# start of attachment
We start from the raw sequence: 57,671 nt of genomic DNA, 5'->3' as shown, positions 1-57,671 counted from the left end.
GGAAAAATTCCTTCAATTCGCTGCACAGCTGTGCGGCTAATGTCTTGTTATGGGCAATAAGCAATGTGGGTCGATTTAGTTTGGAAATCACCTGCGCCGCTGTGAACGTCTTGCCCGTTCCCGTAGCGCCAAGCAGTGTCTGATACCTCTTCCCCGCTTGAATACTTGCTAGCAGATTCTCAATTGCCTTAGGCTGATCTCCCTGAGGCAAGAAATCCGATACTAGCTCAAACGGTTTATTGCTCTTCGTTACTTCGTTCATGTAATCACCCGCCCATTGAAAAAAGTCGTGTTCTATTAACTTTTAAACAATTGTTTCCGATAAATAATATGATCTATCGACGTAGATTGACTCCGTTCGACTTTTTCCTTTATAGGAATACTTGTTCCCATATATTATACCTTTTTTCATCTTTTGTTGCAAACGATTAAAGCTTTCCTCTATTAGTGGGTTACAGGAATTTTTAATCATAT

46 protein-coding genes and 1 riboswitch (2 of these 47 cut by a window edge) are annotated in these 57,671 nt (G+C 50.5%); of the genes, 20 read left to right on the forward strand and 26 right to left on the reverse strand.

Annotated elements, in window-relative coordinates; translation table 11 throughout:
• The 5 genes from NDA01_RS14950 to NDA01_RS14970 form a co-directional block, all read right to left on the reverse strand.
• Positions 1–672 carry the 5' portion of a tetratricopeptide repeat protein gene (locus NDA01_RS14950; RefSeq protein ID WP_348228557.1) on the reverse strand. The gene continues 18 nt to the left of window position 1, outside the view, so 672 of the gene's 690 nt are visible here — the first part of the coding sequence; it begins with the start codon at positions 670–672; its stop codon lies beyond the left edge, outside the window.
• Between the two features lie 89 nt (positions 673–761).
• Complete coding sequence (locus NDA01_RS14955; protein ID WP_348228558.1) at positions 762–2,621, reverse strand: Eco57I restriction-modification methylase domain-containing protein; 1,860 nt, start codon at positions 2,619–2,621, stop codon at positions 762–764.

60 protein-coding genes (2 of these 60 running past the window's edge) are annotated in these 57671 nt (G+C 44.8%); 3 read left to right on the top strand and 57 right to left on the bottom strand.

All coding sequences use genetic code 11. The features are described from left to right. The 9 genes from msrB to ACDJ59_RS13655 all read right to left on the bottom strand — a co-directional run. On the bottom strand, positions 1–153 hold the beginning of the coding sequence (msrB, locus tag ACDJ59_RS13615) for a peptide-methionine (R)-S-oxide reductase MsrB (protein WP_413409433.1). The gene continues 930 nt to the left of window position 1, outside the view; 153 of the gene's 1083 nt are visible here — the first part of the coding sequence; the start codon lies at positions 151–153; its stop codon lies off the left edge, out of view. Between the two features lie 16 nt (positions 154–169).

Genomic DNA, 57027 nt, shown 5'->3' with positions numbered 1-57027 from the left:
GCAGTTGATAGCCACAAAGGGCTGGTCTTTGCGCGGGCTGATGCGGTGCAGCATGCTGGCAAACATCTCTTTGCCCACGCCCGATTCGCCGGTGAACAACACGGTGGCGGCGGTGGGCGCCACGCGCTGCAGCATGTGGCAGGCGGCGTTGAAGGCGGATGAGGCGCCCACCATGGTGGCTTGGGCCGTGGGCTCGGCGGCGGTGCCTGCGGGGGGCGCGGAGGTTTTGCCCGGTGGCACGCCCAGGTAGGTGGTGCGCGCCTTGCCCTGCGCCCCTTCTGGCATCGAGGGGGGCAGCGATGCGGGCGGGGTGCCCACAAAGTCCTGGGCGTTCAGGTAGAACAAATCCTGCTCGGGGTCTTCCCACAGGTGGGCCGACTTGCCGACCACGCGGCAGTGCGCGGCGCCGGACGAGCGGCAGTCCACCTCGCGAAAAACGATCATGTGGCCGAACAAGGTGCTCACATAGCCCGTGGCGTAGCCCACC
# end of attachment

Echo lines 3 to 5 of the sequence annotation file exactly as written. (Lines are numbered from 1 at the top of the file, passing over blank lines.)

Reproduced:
46 protein-coding genes and 1 riboswitch (2 of these 47 cut by a window edge) are annotated in these 57,671 nt (G+C 50.5%); of the genes, 20 read left to right on the forward strand and 26 right to left on the reverse strand.

Annotated elements, in window-relative coordinates; translation table 11 throughout:
• The 5 genes from NDA01_RS14950 to NDA01_RS14970 form a co-directional block, all read right to left on the reverse strand.